Your different hardness is likely from a different alloy. Lead doesn't act like steel, it doesn't get harder from a quick water treatment.
And, yes, dropping bullets directly into a bucket of water is a good way to cushion/cool the drop and prevents damage to hot, soft bullets.
Straight wheel weights are quite "hard" to the touch but they don't make real good bullets as they are, they need a bit of tin to help keep the antimony in alloy as they cool. Otherwise the hard antimony and soft lead will seperate and the exposed lead will smear onto your bore, sometimes badly so.
I'll second the comment by yote hunter, that is totally wrong. A re-peat of a bunch of myths, does not make a fact.
Lead alloy can certainly be heat treated. Either by cold water quenching directly out of the mold, or by re-heating in an oven, then dropping directly into cold water. If using the oven method, you should determine at what temp the bullet starts to melt/slump. Then stay about 25 degrees BELOW that to keep the size and form of the bullet stable. Some say there must be some arsenic in the alloy in order for heat treating to work. I dunno if I believe that, most lead-tin-antimony alloys will heat treat just fine without adding arsenic.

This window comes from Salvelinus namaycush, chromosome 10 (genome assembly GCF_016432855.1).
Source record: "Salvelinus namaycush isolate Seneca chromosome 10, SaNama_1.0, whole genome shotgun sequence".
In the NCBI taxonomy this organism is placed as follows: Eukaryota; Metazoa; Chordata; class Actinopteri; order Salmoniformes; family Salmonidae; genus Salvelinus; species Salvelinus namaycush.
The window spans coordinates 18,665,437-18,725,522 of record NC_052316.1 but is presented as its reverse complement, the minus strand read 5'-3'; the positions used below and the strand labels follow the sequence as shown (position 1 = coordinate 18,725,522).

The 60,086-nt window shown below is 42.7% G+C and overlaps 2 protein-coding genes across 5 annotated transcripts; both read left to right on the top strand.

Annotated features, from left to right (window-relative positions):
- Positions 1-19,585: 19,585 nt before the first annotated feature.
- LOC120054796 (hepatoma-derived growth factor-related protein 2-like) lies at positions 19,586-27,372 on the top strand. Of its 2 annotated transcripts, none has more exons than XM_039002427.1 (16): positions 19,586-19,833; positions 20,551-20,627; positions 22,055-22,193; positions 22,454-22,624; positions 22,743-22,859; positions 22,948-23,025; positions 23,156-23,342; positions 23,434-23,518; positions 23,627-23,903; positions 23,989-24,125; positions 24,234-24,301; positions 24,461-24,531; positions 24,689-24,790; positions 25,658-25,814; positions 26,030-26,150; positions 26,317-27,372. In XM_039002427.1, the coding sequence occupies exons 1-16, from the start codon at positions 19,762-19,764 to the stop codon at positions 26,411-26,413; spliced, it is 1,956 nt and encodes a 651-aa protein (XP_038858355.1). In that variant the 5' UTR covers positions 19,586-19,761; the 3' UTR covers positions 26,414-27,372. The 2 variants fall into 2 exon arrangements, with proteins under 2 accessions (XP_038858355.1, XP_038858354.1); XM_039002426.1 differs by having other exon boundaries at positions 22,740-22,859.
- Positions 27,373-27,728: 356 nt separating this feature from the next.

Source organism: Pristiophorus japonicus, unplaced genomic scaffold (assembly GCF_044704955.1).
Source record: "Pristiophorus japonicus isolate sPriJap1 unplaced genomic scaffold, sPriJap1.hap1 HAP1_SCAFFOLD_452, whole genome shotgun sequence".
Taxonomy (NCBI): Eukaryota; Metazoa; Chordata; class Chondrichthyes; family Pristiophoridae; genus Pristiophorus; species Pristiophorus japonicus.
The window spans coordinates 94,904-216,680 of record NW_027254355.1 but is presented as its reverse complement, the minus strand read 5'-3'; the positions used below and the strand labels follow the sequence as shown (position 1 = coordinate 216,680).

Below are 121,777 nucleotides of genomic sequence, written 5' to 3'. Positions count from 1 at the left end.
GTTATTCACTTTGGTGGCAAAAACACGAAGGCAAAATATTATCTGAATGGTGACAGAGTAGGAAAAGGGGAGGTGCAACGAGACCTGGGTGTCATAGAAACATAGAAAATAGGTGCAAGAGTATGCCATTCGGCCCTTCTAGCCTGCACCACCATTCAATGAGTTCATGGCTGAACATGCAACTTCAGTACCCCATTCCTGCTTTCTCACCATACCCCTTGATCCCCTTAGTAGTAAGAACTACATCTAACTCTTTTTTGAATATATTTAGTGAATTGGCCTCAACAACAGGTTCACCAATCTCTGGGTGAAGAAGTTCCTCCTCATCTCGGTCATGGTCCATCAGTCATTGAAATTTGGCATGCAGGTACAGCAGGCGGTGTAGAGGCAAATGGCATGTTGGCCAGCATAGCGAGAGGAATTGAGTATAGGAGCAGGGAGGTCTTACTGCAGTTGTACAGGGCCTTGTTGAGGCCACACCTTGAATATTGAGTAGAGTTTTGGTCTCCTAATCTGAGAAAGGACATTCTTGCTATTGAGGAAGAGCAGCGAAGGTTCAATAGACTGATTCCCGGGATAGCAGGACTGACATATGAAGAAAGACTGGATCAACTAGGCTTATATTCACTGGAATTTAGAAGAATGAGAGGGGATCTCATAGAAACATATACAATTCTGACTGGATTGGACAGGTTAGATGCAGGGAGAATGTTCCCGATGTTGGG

The one part of the above is correct, tin should be added to wheel weight alloy, but not to keep the antimony solvent. It will make the alloy melt at a little lower temp, and make the bullet fill out the mold much better.
This would almost be pure lead. A trick old Muzzle loaders would do to check scrap lead to see if it was soft enough for muzzle loaders. As said wheel weights make a great source for mid range loads. With you starting out in casting. I would get either Lyman or RCBS books on cast bullets.
I can scratch a wheel weight bullet with my fingernail. Or should I say any bullet up to around 15 on the BHN scale. I can DEEPLY scratch and even raise a shaving on pure lead. This is shade tree casting at it's best. The only real test is done with a lead hardness tester.